Corey and Ryan get on the Net

The Blairs have also introduced the Web to their two sons, 12-year-old Corey and 11-year-old Ryan. “I would rather my kids be on the Internet than watching TV. I don’t really have fears about the sites they go to,” Jason says. “I think that the parental control that works is that they understand that you are able to figure out where they’ve been. I think that is the ultimate parental control.”

The sons are not quite as active Internet users as their parents, but they too use the Internet as an educational source. Both sons are extremely active sports players. Corey plays on a basketball team, an AAU traveling basketball team, a football team and a lacrosse team. Ryan plays on two different basketball teams, will soon be on the AAU traveling team and plays baseball in the summer. Both boys are fans of the Carolina Tarheels. They use the Goheels.com Web site to research information on the team. “We look up schedules, times, statistics, etc.,” explains Ryan.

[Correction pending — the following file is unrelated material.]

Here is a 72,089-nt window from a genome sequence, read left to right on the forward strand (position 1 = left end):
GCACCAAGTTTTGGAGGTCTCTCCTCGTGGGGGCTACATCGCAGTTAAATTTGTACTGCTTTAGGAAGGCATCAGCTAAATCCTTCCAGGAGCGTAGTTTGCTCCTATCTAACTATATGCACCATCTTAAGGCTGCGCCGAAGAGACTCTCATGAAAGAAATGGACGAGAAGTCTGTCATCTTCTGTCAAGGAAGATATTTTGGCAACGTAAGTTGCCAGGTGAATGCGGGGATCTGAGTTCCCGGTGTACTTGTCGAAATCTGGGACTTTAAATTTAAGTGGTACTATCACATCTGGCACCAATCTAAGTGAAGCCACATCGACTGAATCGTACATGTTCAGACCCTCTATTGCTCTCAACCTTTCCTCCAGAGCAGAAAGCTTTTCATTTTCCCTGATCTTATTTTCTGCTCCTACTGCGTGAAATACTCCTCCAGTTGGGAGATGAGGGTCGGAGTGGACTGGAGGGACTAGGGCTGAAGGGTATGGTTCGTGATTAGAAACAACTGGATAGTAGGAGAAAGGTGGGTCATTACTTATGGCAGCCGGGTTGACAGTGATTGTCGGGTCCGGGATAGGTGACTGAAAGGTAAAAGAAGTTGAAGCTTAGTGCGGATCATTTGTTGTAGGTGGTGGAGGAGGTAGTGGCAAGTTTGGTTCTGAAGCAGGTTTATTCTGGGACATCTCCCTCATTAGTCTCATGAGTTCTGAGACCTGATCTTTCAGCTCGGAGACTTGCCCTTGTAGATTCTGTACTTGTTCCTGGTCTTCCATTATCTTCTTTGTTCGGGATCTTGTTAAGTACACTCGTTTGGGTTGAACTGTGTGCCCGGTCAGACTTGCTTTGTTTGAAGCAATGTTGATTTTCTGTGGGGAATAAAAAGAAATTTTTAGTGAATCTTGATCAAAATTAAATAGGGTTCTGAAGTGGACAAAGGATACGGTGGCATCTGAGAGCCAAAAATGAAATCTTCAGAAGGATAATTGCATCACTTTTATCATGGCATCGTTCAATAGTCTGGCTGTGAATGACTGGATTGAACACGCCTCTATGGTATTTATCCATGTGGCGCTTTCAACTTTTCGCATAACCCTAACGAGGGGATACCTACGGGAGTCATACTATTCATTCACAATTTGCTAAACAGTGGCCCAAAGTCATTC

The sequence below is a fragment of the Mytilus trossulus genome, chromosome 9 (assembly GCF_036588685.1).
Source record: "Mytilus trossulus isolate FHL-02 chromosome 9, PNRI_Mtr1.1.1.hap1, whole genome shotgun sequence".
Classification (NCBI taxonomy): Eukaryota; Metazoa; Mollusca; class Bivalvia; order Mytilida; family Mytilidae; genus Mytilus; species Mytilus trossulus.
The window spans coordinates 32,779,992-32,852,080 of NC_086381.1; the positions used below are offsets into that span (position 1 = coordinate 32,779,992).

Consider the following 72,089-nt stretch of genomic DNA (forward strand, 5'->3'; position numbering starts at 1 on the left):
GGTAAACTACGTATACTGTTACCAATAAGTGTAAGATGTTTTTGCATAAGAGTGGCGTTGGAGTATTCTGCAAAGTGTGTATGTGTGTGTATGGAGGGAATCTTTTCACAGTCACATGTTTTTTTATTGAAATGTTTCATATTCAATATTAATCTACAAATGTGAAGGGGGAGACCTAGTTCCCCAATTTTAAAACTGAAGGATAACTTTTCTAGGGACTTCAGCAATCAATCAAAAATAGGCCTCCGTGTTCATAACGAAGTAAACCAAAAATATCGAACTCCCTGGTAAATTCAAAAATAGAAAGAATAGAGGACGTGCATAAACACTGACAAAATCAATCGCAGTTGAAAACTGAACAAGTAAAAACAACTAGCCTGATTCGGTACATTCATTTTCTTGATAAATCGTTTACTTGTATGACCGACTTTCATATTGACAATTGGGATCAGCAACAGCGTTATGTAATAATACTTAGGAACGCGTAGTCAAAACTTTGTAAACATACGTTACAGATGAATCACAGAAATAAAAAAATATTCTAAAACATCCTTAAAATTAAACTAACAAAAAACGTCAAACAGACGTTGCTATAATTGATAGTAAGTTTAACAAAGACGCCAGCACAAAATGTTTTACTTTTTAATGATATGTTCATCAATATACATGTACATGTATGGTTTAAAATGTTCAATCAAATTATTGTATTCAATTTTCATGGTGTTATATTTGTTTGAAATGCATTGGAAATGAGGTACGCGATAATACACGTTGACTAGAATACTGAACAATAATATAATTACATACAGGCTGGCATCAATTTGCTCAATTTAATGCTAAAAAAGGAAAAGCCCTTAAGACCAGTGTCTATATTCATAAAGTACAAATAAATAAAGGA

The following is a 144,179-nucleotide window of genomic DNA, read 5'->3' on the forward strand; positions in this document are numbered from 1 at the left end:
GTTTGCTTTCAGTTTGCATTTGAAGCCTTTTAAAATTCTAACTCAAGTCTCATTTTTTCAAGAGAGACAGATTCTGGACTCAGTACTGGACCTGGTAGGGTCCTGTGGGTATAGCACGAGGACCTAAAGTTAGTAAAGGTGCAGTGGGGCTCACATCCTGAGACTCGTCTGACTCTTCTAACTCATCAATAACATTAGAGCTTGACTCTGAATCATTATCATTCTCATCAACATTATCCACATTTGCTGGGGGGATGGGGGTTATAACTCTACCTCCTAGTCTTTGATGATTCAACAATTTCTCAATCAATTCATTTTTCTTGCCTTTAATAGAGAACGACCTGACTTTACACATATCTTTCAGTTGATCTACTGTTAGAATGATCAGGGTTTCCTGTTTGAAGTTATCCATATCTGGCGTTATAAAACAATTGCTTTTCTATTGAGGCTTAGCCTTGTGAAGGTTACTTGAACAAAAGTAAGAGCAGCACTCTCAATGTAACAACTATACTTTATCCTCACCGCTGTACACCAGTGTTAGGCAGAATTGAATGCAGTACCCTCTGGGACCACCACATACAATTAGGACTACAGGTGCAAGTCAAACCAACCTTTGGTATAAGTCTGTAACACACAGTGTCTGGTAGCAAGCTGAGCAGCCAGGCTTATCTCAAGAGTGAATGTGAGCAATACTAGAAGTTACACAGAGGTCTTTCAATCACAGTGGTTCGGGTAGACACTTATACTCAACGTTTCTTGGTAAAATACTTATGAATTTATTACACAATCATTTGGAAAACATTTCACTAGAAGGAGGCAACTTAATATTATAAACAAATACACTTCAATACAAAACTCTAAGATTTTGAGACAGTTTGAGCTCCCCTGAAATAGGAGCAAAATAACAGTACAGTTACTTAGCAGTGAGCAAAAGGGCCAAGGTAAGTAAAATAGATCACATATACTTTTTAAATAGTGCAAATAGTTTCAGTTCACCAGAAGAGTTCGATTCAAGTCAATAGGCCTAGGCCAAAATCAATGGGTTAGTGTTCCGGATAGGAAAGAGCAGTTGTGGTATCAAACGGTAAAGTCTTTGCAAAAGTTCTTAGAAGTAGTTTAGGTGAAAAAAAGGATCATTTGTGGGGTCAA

Ryan is a fan of NBA star Vince Carter, who used to play for the Tarheels. He finds himself going to the Vince Carter Web site to check out Carter’s career. Recently, Ryan has researched Henry Ford for a school book report. He did a search at encyclopedia.com to find a timeline of events that happened in Henry Ford’s life and a picture of him as well.

Corey also did a search at encyclopedia.com to find as much information as possible on Marco Polo for a school report. He, too, uses the Internet to find interesting facts about the Carolina Tarheels and how they are doing. He came across a great screen saver of the team’s mascot to download onto the computer and use as a background. “I use the Internet to look up schedules and scores and things like that,” Corey says. “I also use Napster to play songs while they are downloading.”